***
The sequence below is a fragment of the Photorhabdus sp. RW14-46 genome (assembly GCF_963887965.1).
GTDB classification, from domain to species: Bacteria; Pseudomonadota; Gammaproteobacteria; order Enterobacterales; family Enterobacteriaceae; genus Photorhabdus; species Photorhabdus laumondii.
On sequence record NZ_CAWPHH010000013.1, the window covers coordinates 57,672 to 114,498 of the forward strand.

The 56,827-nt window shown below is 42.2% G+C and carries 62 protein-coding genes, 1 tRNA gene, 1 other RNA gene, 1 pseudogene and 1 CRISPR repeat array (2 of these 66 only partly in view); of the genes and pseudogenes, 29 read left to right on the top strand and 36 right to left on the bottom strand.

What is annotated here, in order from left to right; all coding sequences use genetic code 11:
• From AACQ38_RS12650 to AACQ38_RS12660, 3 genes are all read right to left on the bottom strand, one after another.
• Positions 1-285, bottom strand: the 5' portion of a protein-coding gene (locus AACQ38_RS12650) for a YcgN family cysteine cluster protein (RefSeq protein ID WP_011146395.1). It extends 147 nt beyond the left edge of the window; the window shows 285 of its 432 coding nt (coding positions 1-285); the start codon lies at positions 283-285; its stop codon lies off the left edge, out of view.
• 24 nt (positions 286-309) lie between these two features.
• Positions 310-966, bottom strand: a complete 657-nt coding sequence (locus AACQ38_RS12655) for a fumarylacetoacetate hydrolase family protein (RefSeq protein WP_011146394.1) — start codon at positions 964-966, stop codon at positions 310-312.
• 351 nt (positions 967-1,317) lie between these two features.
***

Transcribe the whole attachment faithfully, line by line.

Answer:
The sequence below is a fragment of the Photorhabdus sp. RW14-46 genome (assembly GCF_963887965.1).
GTDB classification, from domain to species: Bacteria; Pseudomonadota; Gammaproteobacteria; order Enterobacterales; family Enterobacteriaceae; genus Photorhabdus; species Photorhabdus laumondii.
On sequence record NZ_CAWPHH010000013.1, the window covers coordinates 57,672 to 114,498 of the forward strand.

The 56,827-nt window shown below is 42.2% G+C and carries 62 protein-coding genes, 1 tRNA gene, 1 other RNA gene, 1 pseudogene and 1 CRISPR repeat array (2 of these 66 only partly in view); of the genes and pseudogenes, 29 read left to right on the top strand and 36 right to left on the bottom strand.

What is annotated here, in order from left to right; all coding sequences use genetic code 11:
• From AACQ38_RS12650 to AACQ38_RS12660, 3 genes are all read right to left on the bottom strand, one after another.
• Positions 1-285, bottom strand: the 5' portion of a protein-coding gene (locus AACQ38_RS12650) for a YcgN family cysteine cluster protein (RefSeq protein ID WP_011146395.1). It extends 147 nt beyond the left edge of the window; the window shows 285 of its 432 coding nt (coding positions 1-285); the start codon lies at positions 283-285; its stop codon lies off the left edge, out of view.
• 24 nt (positions 286-309) lie between these two features.
• Positions 310-966, bottom strand: a complete 657-nt coding sequence (locus AACQ38_RS12655) for a fumarylacetoacetate hydrolase family protein (RefSeq protein WP_011146394.1) — start codon at positions 964-966, stop codon at positions 310-312.
• 351 nt (positions 967-1,317) lie between these two features.